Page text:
An exchange of tweets by Ron Friedmann and Casey Flaherty (here) yesterday prompted much cocktail-party conversation on the state of the legal market, with an emphasis on the implications of the new variant of artificial intelligence known as ChatGPT. (I wrote about ChatGPT in this blog post.) A recurring theme in the discussion was the notion that contracts can be “good enough.” To eavesdrop on one illustrative exchange at that party—you can hear snatches of conversation and laughter, with The Girl from Ipanema playing in the background—there’s this Nir Golan tweet:
The question is does [a contract template] need to be [better than PLC templates]? For many professionals who will review/adapt, I suspect probably not. With budget constraints rising, for first drafts for templates or clauses, this may do but others do need it to come from a reliable source.
At one level, it’s unquestionably the case that contracts can be “good enough”: mainstream contract drafting is generally semiliterate and full of misbegotten conventional wisdom, yet the world of commerce chugs along.
But when it comes to whether contracts make sense in terms of what they say and how they say it, “good enough” comes at a cost. Here’s how the fifth edition (forthcoming) of my book A Manual of Style for Contract Drafting expresses the downside to dysfunctional contract language:
If all we have is dysfunction, then we make do with dysfunction. At the level of individual organizations, you don’t really have a choice—any given organization is unlikely to have on hand sufficient expertise to break free of copy-and-paste dysfunction. But as a profession, we ought to have a choice: it would be a straightforward matter to reap economies of scale by creating a centralized library of automated templates that not only allow users to create contracts faster and more cost-effectively but also result in contracts that are much better than the prevailing dysfunction. As I noted in this recent post, some companies are just starting to jockey for that market.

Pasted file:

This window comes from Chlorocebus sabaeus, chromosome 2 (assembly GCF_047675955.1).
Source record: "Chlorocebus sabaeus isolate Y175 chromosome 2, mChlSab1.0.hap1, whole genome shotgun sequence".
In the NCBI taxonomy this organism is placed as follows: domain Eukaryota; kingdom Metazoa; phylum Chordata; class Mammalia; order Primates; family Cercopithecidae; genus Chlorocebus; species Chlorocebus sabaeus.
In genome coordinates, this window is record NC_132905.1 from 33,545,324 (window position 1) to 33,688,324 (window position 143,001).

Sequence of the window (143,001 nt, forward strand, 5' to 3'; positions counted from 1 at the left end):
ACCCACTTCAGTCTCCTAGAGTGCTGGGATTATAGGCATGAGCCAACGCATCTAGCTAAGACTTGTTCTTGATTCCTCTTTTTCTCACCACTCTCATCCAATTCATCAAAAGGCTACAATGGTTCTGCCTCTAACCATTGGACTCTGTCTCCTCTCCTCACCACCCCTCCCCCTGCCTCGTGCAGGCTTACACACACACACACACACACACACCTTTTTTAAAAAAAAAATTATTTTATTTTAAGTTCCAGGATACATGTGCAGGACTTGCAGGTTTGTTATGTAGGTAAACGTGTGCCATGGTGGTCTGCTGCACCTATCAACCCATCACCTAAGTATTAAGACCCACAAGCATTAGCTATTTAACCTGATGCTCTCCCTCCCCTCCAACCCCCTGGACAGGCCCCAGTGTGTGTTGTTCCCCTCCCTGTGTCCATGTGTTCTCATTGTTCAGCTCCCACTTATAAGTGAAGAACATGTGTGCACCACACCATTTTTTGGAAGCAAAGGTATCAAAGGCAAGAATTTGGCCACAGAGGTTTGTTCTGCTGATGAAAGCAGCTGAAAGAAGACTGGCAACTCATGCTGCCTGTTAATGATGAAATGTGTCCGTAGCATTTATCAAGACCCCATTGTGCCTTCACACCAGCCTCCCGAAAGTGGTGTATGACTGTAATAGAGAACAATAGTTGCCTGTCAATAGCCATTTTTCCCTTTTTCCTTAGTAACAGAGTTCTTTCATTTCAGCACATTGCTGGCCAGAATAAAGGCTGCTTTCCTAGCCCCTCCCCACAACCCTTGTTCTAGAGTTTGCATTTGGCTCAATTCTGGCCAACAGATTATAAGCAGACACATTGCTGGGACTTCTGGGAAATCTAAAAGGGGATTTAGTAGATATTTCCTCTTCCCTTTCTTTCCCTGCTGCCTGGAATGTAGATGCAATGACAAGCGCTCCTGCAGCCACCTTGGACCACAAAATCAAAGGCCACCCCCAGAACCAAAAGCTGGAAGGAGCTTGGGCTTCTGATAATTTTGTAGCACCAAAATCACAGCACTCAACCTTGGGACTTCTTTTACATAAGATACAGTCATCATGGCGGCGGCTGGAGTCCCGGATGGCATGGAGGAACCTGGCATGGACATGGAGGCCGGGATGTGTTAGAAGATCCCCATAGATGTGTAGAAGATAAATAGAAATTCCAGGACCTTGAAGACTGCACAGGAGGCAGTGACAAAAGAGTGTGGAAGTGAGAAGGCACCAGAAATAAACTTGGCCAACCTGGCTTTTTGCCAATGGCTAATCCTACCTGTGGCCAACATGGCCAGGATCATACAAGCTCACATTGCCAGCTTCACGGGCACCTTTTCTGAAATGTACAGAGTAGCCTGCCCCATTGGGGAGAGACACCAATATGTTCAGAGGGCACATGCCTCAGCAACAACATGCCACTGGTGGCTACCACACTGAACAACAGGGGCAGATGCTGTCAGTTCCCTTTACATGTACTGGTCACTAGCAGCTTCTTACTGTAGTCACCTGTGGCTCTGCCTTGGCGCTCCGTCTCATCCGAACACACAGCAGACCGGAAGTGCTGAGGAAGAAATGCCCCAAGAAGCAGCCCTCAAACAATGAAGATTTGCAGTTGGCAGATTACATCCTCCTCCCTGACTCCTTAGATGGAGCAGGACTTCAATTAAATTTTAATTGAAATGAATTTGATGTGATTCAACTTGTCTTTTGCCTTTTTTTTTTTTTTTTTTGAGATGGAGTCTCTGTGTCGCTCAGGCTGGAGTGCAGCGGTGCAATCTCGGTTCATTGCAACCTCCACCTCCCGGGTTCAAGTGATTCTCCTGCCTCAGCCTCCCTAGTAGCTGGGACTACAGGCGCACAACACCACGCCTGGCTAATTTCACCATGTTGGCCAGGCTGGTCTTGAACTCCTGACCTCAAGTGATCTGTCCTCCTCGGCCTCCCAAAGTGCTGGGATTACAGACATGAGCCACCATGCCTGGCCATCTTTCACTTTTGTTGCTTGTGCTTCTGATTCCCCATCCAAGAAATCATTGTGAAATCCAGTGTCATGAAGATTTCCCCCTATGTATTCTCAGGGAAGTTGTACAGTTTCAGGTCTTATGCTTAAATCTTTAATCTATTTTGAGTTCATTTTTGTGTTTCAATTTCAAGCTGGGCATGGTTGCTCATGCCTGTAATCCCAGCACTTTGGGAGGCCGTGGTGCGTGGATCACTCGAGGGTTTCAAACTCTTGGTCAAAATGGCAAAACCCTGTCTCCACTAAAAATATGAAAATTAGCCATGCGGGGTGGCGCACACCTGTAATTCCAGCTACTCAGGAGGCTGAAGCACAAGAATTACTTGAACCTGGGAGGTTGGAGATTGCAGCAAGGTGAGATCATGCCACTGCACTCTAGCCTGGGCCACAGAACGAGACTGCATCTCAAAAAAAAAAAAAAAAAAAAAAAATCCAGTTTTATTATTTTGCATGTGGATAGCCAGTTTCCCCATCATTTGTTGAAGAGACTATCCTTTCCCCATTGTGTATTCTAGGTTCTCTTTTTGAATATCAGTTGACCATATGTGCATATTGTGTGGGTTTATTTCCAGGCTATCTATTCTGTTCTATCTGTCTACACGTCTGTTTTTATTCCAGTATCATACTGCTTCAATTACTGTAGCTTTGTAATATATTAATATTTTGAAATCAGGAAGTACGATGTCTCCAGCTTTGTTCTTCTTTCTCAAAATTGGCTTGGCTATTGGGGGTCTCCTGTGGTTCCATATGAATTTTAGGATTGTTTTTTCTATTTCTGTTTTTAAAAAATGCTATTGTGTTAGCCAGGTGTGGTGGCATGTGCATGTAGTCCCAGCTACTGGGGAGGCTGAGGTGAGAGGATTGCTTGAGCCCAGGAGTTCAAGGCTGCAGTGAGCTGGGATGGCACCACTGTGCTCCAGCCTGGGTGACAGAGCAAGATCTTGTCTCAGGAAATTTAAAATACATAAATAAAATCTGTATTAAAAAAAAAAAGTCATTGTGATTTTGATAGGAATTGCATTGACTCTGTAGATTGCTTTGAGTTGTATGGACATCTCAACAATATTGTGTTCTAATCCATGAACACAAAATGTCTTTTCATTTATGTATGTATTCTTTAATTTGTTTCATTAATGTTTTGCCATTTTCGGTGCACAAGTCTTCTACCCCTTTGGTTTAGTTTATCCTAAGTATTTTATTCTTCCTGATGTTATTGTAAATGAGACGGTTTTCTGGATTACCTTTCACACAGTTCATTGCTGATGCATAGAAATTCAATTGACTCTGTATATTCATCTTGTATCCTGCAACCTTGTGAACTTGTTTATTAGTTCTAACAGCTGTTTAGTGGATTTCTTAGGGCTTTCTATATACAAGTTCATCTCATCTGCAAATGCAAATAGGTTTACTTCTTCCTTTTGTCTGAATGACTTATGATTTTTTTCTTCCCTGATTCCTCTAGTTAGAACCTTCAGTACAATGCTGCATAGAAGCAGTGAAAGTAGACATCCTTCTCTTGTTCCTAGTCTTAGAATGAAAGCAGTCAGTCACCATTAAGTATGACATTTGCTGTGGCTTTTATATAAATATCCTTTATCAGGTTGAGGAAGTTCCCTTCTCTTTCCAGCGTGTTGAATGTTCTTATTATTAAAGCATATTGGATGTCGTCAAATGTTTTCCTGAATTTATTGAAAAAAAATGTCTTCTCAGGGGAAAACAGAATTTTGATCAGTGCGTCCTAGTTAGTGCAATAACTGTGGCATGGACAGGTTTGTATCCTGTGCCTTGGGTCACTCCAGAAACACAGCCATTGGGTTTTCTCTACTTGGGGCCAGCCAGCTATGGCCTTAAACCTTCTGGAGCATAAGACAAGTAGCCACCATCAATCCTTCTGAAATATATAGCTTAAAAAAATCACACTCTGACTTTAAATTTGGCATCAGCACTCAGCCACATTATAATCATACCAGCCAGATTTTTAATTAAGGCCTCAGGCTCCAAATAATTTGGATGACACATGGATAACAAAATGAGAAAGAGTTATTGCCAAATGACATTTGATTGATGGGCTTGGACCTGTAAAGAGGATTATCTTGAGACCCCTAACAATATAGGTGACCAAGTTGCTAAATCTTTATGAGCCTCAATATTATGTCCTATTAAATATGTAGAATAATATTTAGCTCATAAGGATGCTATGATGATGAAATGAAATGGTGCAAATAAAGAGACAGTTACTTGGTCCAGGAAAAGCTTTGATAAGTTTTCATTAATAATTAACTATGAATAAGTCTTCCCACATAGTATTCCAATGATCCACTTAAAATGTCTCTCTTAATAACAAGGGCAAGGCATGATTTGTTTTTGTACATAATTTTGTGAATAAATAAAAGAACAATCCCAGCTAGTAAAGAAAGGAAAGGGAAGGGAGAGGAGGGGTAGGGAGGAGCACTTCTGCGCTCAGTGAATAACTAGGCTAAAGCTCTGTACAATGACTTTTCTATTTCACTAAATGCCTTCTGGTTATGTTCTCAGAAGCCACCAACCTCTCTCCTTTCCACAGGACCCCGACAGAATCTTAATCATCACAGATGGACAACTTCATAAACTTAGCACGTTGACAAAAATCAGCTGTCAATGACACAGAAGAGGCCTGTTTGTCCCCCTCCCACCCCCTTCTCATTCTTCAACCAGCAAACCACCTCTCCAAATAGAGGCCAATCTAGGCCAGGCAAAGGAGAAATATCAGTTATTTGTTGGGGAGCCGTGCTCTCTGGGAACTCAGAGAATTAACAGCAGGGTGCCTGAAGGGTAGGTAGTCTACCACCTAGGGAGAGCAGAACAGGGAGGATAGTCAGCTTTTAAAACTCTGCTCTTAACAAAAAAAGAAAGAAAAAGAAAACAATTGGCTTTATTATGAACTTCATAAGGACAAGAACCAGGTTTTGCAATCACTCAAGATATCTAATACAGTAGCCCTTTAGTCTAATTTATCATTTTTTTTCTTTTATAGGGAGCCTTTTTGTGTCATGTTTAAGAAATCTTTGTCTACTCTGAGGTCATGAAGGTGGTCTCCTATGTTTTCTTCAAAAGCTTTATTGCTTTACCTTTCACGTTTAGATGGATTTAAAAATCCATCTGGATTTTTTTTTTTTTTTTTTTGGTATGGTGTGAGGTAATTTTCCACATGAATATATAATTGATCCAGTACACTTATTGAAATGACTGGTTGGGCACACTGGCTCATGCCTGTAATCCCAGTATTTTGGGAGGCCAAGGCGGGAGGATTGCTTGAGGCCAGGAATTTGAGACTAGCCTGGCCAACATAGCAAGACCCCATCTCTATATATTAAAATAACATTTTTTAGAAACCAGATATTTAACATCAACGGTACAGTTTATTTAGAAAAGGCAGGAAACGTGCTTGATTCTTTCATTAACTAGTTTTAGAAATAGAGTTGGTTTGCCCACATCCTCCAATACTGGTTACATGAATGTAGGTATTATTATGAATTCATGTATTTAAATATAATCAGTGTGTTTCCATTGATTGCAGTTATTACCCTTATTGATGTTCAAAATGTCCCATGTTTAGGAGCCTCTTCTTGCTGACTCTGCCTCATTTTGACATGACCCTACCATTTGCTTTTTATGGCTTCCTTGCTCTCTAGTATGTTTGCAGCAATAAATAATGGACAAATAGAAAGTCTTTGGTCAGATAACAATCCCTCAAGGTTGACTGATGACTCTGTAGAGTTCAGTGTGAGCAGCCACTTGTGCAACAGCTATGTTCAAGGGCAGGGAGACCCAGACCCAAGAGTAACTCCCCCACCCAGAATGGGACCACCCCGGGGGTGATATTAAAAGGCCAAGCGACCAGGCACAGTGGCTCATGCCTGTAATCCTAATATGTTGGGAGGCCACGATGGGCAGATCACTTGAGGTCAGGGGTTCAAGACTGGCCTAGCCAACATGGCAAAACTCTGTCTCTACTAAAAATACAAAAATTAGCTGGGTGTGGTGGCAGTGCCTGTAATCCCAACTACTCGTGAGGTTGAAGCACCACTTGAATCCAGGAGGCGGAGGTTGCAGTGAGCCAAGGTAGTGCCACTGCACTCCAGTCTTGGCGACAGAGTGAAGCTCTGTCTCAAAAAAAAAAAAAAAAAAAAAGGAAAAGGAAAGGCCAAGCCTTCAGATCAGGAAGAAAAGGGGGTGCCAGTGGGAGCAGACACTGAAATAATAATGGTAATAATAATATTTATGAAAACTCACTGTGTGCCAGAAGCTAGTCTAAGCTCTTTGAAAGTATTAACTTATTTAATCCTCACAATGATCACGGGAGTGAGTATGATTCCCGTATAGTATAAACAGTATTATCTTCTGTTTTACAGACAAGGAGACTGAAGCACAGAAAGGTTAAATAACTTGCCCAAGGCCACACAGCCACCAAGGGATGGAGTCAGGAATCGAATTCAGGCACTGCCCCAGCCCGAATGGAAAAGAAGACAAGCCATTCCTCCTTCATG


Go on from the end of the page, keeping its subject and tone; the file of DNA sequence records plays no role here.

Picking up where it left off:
But in one respect, “good enough” makes sense. In creating a draft for a given transaction, you could seek an advantage in expressing every conceivable deal point, and you could gear up to negotiate all those points. But that can work to your disadvantage. The commentator who has best articulated this concern is Alex Hamilton, in his book Sign Here: The Enterprise Guide to Closing Contracts Quickly. Channeling Alex, here’s what Michael Fleming and I said in our 2021 article on reviewing contracts:
Consider staking out reasonable positions on deal points instead of seeking to wring the maximum advantage possible. Reasonable terms help you close deals faster, reduce the risk of your losing deals, and help foster long-term relationships. Those benefits tend to outweigh whatever you might gain through protracted negotiations.
So that’s the one context where keeping “good enough” in mind can work to your advantage. Invoking “good enough” to suggest we ought to be satisfied with dysfunction? No thanks.
(The notion of “good enough” in contract drafting has been around long enough that I wrote about it in this 2010 blog post and this 2011 blog post.)
[Incidentally, in addition to lingering on Twitter I’m also on Mastodon, at @AdamsDrafting@masto.ai.]
1 thought on “Revisiting “Good Enough” in Contract Drafting”
“Good enough” means no one really knows what trade-offs are in the documents. Sure, forms and legaltech forms companies do that all the time, aiming for a wide breadth of reasonableness and usefulness – in a vacuum. But that’s not legal advice.
Leaving broken language you’ve identified in a contract, such as passive voice, is no different than leaving in typos. What percentage of correctly spelled words is “good enough?”